Diving into the competition and convention circuit with your studio's team can be an exhilarating experience. But it frequently comes with a steep price tag, including entry fees, costume expenses, and (especially) travel costs. "The remote location of our town means we inevitably need to travel to compete," says Mary Myers of The Dance Connection in Woodward, OK. "Dancers have to budget for gas, hotels, and food." When Nationals roll around, that travel bill can skyrocket with the added price of plane tickets.
All this money talk have your heart racing? Don't panic! A conservative budget doesn't mean you have to sit out the season. Here's how to get the most bang for your competition buck.
Plan with a Purpose
The most important money advice for comp season is also the simplest: Make a specific budget. That may seem self-explanatory, but drawing up a budget involves a good deal of planning and communication between you, your family, and your studio. Your studio director will probably know the season's competition and convention schedule well in advance, for example, which can help you spread out expenses. "We build competition and convention prices into students' monthly tuition, so that they don't get hit with a surprising bill," says Tiffany Prout-Leitao, director of Center Stage Dance Academy in eastern Massachusetts. If your studio asks for these payments à la carte, consider reaching out to the director about setting up a payment schedule instead.
If you're really ahead of the ball, you could even help your studio director by researching some of the more cost-effective competitions or conventions in the circuit. For the most part, entry fees are a set rate, which makes cost comparisons fairly simple. Debbie Roberts of Showstopper recommends keeping an eye out for hidden costs, like overpriced performance videos and apparel, or parent "observation fees" at conventions.
Finally, planning ahead can help cap the cost of travel. "A lot of hotels will offer group rates, if you have the numbers," Myers says. And you can combine cost-saving forces by carpooling and packing food together, too.
Yes, a lot of competitions and conventions happen in bigger cities. But being a small-town studio dancer doesn't mean you'll need to fly to have a great comp experience. "Nearly every smaller city hosts competitions or conventions of some sort," Prout-Leitao says. She encourages students to explore budget-friendly options that are within driving distance.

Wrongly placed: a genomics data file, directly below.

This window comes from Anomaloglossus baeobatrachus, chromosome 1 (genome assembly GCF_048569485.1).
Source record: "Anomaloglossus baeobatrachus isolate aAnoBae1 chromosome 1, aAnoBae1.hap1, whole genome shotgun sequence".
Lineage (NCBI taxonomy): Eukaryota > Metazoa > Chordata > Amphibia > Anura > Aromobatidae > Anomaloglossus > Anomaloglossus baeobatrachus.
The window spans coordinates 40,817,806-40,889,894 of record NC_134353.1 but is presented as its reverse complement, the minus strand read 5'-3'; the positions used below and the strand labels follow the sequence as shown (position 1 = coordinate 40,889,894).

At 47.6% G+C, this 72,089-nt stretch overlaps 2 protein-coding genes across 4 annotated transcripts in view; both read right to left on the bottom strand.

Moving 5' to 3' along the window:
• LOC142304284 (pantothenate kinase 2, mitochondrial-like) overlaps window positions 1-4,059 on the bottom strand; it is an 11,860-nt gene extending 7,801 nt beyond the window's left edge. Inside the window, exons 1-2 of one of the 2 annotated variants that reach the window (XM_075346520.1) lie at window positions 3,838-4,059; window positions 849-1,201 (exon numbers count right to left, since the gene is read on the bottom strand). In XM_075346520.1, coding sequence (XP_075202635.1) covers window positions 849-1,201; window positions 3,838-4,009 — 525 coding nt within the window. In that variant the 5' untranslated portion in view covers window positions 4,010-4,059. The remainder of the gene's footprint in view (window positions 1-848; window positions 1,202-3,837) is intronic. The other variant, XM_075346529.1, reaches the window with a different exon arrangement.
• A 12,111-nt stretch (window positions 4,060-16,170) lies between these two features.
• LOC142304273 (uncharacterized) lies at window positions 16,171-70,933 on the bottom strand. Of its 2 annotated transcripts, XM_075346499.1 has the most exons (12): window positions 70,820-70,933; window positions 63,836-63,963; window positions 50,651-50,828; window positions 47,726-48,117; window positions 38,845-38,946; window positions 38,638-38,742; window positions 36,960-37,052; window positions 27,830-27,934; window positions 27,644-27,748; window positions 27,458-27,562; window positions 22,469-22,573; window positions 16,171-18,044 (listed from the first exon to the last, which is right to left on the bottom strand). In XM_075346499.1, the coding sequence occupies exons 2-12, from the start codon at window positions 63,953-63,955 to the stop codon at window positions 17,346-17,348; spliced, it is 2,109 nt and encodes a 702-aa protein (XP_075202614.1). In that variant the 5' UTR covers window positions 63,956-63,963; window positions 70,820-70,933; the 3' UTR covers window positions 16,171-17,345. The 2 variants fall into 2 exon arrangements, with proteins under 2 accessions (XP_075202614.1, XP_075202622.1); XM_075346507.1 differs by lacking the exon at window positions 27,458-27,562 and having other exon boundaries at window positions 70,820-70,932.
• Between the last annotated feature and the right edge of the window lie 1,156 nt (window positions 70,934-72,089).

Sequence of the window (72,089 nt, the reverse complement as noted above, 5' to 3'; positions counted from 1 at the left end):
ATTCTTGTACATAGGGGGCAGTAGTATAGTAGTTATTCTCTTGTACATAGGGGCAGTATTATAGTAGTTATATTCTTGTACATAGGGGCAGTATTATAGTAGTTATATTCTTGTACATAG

Center Stage competing at Step Up 2 Dance (photo by Take 2, courtesy Showstopper)
You can also ask your studio director about bringing the convention experience to you. Prout-Leitao invites local talent to offer in-house workshops, which are both less expensive for students and more tailored to their needs. "They may not be the big-name choreographers students are used to seeing on TV, but that doesn't mean they don't have something valuable to offer," she says.
Put the "Fun" in Fundraising
Whether it's selling seasonal items door to door or holding car washes and bake sales, many studios offer students traditional fundraising methods to help defray some of the costs of competition. And reaching out to community businesses for support can be even more effective. "We discovered that offering an experience was a great way to raise substantial funds," Myers says. The Dance Connection's fundraisers have included a package deal with a local hair salon—moms could get their hair styled while their kids played and danced at the studio—and a lottery-based fine-dining experience. "These events don't cost us a penny, because businesses happily partner with us for the exposure," she says.
Sponsorship is another way to leverage your community to raise funds. At Center Stage Dance Academy, dancers have the opportunity to seek out sponsors, who get free advertising on T-shirts and in recital brochures in return for their support. "Dancers get to keep all of the funds from the sponsorships they solicit, so it can be very beneficial for them," Prout-Leitao says.
Ultimately, each studio has its own approach to accommodating students' financial needs, so open communication between students and instructors is key. Prout-Leitao recommends setting up a meeting involving you, your parents, and your studio director to set goals and establish a reasonable budget. "A lot of studios can offer work-studies or assistantships to students, where they do things like bookkeeping in exchange for discounted rates," she says.
Dancers competing at Showstopper (photo by Mid Coast Photo, courtesy Step Up 2 Dance)
Money matters are always sensitive, and it's normal to be hesitant about bringing up your family's situation. But there's never any shame in asking for help, and most directors will appreciate your honesty. "We try to respect families' privacy when it comes to matters of financial need," Myers says. "Never be afraid to speak up if you need extra funding. Otherwise, we just won't know."
A version of this story appeared in the October 2018 issue of Dance Spirit with the title "Competing on a Budget."